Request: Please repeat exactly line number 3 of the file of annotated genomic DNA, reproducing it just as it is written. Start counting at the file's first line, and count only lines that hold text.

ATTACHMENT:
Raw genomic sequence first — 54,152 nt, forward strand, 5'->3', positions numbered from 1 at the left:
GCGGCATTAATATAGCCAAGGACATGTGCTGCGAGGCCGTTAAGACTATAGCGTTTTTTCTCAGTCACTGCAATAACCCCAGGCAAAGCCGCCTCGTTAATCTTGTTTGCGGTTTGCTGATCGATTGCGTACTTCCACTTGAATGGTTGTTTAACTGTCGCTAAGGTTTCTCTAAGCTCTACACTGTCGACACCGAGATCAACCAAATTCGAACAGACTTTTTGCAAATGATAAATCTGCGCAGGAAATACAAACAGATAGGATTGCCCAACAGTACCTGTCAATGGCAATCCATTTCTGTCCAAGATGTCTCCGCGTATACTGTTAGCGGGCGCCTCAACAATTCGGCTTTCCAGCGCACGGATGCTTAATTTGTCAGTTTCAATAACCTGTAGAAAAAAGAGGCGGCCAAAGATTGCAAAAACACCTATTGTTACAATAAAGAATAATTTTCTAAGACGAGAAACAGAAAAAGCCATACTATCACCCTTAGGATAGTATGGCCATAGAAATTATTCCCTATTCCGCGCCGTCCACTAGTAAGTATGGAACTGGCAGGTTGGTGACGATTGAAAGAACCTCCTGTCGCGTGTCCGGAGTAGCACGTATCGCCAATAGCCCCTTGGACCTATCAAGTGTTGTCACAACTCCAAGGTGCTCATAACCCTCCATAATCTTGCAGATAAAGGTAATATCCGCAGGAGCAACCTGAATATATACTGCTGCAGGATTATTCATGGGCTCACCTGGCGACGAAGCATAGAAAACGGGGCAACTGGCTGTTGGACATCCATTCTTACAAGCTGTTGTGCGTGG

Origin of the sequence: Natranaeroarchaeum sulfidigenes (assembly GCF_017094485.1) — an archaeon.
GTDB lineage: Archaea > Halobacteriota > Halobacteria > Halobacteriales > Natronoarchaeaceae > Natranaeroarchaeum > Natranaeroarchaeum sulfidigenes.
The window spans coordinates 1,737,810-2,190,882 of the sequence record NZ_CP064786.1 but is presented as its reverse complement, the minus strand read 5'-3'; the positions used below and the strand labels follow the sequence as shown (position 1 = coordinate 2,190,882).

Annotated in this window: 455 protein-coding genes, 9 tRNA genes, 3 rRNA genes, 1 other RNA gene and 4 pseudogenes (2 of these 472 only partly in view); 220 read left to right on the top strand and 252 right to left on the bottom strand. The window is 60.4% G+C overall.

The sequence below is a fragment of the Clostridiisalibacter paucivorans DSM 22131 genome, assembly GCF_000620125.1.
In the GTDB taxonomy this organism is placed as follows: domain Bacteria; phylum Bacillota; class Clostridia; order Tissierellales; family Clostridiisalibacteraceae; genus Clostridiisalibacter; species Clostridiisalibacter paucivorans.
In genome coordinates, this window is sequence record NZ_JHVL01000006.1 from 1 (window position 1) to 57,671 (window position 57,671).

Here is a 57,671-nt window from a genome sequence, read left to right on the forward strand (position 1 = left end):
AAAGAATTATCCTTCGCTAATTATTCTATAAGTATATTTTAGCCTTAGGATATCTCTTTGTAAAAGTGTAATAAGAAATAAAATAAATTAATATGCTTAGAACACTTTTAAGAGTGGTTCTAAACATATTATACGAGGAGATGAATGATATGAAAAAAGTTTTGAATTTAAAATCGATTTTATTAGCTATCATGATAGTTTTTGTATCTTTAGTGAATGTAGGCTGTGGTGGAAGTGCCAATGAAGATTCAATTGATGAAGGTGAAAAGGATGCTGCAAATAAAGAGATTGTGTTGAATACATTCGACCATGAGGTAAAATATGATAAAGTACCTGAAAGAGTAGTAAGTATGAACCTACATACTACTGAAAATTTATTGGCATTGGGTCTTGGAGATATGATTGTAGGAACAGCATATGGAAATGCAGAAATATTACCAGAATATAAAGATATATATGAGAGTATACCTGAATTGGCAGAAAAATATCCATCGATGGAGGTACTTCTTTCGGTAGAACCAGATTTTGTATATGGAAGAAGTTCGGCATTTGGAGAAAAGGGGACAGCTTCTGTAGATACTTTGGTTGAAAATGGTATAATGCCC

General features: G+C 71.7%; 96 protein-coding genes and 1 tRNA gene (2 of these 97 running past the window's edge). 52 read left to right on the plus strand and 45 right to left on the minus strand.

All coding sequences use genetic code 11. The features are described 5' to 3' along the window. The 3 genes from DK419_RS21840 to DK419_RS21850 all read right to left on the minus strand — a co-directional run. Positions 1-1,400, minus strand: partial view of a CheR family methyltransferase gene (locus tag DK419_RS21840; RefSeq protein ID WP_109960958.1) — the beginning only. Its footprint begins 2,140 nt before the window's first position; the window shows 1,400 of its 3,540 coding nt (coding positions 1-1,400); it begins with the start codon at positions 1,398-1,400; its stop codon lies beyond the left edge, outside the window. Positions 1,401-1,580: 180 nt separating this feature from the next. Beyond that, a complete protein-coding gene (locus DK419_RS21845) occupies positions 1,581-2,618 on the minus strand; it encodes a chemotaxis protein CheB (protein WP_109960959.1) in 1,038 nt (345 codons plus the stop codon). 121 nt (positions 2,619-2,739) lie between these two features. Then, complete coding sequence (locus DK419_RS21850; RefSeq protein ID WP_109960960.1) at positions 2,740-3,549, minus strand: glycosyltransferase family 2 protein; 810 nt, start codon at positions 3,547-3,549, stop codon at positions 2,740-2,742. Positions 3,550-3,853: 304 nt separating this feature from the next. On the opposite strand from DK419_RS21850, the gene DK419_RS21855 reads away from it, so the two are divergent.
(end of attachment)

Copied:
Origin of the sequence: Natranaeroarchaeum sulfidigenes (assembly GCF_017094485.1) — an archaeon.